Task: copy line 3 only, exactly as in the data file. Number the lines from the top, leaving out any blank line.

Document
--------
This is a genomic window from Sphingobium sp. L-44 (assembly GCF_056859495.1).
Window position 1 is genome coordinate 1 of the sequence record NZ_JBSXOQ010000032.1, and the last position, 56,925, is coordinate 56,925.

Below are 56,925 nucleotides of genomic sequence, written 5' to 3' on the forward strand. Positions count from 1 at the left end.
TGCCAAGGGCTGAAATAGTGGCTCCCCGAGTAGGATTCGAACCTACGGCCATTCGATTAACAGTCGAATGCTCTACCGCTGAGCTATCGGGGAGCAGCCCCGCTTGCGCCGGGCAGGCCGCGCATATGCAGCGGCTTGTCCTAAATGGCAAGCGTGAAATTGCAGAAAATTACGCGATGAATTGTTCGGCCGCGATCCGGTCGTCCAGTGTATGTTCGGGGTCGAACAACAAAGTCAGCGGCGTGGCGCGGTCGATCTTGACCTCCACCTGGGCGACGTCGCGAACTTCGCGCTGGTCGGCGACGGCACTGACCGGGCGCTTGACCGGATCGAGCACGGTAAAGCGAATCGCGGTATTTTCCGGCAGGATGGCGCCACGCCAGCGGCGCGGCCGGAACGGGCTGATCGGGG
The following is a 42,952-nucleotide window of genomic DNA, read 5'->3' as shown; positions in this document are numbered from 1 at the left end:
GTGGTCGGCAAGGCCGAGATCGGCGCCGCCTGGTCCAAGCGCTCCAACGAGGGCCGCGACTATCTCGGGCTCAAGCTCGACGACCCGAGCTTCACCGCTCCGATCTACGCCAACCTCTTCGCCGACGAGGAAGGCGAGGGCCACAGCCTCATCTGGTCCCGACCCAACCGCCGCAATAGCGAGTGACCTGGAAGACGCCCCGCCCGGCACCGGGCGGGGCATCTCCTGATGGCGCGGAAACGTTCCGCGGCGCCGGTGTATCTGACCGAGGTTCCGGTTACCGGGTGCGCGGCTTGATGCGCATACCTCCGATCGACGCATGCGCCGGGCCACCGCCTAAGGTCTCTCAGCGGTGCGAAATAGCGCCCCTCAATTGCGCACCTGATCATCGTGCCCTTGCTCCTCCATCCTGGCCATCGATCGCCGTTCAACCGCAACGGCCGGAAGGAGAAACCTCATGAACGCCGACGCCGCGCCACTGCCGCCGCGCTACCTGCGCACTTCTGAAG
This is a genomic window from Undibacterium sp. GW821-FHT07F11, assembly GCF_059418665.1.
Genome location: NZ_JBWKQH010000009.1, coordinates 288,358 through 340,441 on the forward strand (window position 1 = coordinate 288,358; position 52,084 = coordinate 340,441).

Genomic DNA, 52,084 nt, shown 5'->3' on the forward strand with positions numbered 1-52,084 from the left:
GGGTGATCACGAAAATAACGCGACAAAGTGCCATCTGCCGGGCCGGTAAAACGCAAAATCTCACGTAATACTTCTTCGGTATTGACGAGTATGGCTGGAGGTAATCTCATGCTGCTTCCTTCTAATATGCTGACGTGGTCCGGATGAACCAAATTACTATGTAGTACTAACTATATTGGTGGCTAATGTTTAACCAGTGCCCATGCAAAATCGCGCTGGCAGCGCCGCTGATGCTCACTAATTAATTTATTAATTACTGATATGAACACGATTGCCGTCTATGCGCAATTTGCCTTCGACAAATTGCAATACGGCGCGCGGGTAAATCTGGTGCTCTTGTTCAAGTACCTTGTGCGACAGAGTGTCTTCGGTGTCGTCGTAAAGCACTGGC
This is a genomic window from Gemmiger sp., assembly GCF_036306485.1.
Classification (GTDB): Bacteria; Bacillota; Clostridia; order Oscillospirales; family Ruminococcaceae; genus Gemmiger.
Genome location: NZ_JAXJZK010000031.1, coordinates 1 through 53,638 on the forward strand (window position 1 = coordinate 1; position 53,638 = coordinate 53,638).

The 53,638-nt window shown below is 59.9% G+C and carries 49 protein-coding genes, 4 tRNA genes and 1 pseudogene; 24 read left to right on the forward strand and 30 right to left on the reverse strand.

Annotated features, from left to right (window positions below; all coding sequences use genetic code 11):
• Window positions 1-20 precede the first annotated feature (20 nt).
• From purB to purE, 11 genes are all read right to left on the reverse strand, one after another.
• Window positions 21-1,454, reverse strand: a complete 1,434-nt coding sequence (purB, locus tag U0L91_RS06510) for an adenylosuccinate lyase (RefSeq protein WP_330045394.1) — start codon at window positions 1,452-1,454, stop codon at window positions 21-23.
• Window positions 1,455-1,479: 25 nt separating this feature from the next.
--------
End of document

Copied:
Below are 56,925 nucleotides of genomic sequence, written 5' to 3' on the forward strand. Positions count from 1 at the left end.